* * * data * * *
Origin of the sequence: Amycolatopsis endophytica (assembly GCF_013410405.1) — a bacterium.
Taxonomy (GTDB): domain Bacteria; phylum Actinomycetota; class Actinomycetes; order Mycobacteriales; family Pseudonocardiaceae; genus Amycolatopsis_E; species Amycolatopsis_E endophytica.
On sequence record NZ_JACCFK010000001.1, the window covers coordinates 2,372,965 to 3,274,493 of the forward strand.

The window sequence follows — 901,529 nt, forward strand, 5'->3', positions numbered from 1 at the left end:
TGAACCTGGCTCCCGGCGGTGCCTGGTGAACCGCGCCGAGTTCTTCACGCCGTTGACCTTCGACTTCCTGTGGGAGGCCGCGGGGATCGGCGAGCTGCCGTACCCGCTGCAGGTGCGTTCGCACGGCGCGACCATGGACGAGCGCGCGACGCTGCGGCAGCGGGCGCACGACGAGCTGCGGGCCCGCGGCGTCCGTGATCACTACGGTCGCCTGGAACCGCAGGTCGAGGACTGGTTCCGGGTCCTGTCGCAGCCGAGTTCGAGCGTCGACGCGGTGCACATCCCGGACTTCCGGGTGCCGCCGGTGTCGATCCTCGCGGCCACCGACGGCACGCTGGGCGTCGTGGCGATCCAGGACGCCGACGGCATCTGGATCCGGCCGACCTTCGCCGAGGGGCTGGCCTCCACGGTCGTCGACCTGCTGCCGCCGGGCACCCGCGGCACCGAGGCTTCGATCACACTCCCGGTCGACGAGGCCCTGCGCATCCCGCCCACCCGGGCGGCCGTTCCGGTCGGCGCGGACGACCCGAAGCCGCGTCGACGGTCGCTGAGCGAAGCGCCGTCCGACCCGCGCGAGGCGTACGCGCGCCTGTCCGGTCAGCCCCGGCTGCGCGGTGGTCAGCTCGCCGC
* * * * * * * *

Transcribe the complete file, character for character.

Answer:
Origin of the sequence: Amycolatopsis endophytica (assembly GCF_013410405.1) — a bacterium.
Taxonomy (GTDB): domain Bacteria; phylum Actinomycetota; class Actinomycetes; order Mycobacteriales; family Pseudonocardiaceae; genus Amycolatopsis_E; species Amycolatopsis_E endophytica.
On sequence record NZ_JACCFK010000001.1, the window covers coordinates 2,372,965 to 3,274,493 of the forward strand.

The window sequence follows — 901,529 nt, forward strand, 5'->3', positions numbered from 1 at the left end:
TGAACCTGGCTCCCGGCGGTGCCTGGTGAACCGCGCCGAGTTCTTCACGCCGTTGACCTTCGACTTCCTGTGGGAGGCCGCGGGGATCGGCGAGCTGCCGTACCCGCTGCAGGTGCGTTCGCACGGCGCGACCATGGACGAGCGCGCGACGCTGCGGCAGCGGGCGCACGACGAGCTGCGGGCCCGCGGCGTCCGTGATCACTACGGTCGCCTGGAACCGCAGGTCGAGGACTGGTTCCGGGTCCTGTCGCAGCCGAGTTCGAGCGTCGACGCGGTGCACATCCCGGACTTCCGGGTGCCGCCGGTGTCGATCCTCGCGGCCACCGACGGCACGCTGGGCGTCGTGGCGATCCAGGACGCCGACGGCATCTGGATCCGGCCGACCTTCGCCGAGGGGCTGGCCTCCACGGTCGTCGACCTGCTGCCGCCGGGCACCCGCGGCACCGAGGCTTCGATCACACTCCCGGTCGACGAGGCCCTGCGCATCCCGCCCACCCGGGCGGCCGTTCCGGTCGGCGCGGACGACCCGAAGCCGCGTCGACGGTCGCTGAGCGAAGCGCCGTCCGACCCGCGCGAGGCGTACGCGCGCCTGTCCGGTCAGCCCCGGCTGCGCGGTGGTCAGCTCGCCGC